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New lease on life for 'ghost town'

08 Aug 2008
The historical 1800s Eastern Cape village of Thomas River is becoming a popular tourist and wedding destination.

Situated halfway between Stutterheim and Cathcart on the N6 and surrounded by farming land, lies the historical, and until 2003, disused, village of Thomas River.

Today, having had new life breathed into it by Jeff and Ann Sansom, who discovered it while holidaying in the area five years ago, it is fast becoming a popular tourist and wedding destination. Set within the Thomas River Conservancy, which covers around 31 000 hectares, it is also becoming popular among outdoor enthusiasts on the back of offerings such as picturesque hiking trails, fishing, birding, paintball and mountain biking.

According to Jeff Sansom, the village was named after an English army deserter called Thomas Bentley who was shot with a poisonous Bushman arrow while crossing the river in 1801.

Throughout the 1800s and well into the mid-1900s, Thomas River was a village in its own right with its own residents, supply store, post office, church and school house. Its first train station was built in the late 1870s, in the middle of four gun forts dating back to the 9th Frontier War. The second station, which came into being in 1926, saw its last train in 1948 when the new railway line opened.

The arrival of the major national retail brands in the nearby towns of Cathcart and Stutterheim, both about 15 to 20 minutes drive from Thomas River, sounded the death knell for the local supply store owner and butcher, who ended up closing their doors and moving out of the village. A few years later, the post office followed suit.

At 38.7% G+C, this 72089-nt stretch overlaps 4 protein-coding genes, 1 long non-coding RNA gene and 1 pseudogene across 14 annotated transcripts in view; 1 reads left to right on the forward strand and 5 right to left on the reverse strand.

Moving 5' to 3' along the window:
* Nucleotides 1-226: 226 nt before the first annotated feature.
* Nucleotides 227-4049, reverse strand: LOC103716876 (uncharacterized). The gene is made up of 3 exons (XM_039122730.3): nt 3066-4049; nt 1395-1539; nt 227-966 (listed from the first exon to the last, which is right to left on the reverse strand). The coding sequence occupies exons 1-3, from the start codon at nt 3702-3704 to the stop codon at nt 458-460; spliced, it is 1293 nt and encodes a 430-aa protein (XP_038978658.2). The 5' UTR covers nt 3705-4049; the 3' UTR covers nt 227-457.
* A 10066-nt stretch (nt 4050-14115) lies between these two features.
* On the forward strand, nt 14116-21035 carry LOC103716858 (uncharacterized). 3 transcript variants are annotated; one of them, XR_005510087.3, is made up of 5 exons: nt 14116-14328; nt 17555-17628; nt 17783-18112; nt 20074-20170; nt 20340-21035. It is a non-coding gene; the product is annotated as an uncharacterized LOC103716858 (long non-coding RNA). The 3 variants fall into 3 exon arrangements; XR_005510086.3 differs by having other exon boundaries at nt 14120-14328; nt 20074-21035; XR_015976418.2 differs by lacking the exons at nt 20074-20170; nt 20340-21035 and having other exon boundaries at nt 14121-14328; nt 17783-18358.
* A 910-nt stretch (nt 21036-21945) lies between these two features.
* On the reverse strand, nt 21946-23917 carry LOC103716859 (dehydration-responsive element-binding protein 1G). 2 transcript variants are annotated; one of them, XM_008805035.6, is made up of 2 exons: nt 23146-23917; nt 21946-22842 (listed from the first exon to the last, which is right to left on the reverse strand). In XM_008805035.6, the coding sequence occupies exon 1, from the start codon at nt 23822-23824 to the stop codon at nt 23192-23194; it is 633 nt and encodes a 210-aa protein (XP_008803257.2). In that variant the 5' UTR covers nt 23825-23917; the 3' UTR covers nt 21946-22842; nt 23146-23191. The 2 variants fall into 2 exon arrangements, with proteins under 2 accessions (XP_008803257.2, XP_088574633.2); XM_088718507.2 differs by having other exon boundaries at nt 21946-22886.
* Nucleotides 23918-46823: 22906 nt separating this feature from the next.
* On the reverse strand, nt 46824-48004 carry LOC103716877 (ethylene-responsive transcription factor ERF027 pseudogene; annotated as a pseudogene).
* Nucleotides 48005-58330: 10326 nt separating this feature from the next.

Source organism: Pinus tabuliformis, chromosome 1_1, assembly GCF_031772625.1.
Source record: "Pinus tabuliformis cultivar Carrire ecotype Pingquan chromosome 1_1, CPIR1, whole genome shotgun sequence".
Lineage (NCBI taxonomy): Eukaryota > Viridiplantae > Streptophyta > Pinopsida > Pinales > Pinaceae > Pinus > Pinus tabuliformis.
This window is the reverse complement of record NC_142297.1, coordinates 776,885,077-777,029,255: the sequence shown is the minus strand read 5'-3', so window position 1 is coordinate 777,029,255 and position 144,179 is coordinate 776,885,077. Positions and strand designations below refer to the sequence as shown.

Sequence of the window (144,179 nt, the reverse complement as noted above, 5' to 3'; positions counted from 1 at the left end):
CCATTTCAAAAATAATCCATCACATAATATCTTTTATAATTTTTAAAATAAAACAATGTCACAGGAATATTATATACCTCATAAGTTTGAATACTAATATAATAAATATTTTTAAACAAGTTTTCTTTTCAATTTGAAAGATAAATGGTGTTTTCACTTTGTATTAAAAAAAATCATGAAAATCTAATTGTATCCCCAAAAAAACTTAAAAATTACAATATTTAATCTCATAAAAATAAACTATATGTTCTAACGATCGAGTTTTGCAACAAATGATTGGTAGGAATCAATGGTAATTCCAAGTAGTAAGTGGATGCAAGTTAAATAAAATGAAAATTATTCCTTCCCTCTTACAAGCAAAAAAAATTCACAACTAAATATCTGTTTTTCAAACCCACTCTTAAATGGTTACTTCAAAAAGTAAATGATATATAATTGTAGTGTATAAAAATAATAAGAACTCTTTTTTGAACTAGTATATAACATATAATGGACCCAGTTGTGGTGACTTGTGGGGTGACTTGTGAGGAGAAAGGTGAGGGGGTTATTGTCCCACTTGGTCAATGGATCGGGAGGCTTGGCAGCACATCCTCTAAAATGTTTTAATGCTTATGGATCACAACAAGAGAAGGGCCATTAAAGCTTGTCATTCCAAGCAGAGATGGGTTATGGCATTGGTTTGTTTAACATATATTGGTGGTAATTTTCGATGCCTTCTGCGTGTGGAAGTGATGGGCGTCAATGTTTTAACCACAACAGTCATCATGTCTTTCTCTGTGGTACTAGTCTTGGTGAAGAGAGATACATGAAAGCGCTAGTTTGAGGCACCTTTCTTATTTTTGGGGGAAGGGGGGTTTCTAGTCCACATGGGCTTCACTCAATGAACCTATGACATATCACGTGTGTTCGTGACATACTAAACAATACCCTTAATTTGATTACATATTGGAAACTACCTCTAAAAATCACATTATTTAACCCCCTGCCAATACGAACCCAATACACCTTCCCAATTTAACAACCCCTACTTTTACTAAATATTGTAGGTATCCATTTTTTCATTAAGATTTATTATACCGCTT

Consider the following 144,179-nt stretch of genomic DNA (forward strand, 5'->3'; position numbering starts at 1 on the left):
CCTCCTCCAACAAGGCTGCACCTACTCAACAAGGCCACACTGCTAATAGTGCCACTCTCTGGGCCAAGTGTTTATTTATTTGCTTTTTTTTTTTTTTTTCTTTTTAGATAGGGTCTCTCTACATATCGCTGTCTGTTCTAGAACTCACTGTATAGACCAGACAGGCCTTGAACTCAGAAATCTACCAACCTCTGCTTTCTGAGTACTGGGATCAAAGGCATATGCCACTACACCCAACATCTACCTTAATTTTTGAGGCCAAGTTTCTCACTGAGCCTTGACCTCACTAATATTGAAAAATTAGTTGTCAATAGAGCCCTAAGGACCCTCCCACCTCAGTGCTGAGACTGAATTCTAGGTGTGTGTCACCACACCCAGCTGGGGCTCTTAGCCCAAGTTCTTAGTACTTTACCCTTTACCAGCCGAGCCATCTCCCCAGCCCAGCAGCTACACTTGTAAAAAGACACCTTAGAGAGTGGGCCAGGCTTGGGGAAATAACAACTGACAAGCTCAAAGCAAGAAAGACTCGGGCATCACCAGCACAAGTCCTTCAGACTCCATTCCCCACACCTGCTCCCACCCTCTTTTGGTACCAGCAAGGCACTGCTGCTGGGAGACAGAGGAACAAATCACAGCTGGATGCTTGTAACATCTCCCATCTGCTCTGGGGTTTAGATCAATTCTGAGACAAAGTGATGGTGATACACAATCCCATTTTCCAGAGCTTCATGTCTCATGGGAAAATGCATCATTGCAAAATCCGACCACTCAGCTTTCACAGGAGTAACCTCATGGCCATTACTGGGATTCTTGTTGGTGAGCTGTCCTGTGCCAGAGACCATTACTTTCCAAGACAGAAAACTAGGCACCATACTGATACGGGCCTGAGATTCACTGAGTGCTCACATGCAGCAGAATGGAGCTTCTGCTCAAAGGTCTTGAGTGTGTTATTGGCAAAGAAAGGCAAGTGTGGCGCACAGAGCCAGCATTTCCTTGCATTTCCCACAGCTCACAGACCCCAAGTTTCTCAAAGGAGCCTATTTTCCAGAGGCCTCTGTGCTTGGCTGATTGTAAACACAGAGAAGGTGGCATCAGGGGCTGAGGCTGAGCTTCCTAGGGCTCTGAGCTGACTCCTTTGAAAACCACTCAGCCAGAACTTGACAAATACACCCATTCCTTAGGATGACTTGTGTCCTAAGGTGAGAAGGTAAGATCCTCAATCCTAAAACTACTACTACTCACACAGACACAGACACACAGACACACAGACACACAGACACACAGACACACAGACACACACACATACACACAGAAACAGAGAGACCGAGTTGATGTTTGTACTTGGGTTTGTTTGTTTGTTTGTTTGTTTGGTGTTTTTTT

Today Jeff Sansom, along with his daughter Michelle White-Phillips, owns two of its three houses and the station building which has been converted into a private residence. The cow shed has also been converted and now exists as two, single-bedroom cottages, both inhabited. Describing the residential architecture as period, typically comprising stone foundations and brick walls topped with pitched or hip zinc, and sash windows, he says the original houses were built between 1880 and 1920. "The station, however, is more reminiscent of the Hemingway period with its wooden gable ends."

Depending on what the future brings in terms of demand to live in the area, Sansom says while there are no plans to subdivide their land at the moment, things could change in the next couple of years. "While we're primarily a tourist destination at the moment, it's likely that retired or semi-retired people looking for holiday homes away from the hustle and bustle of the seaside resorts might want to live here. Who knows then what could happen in terms of its permanent accommodation offerings? The sky is the limit when one has a bit of imagination."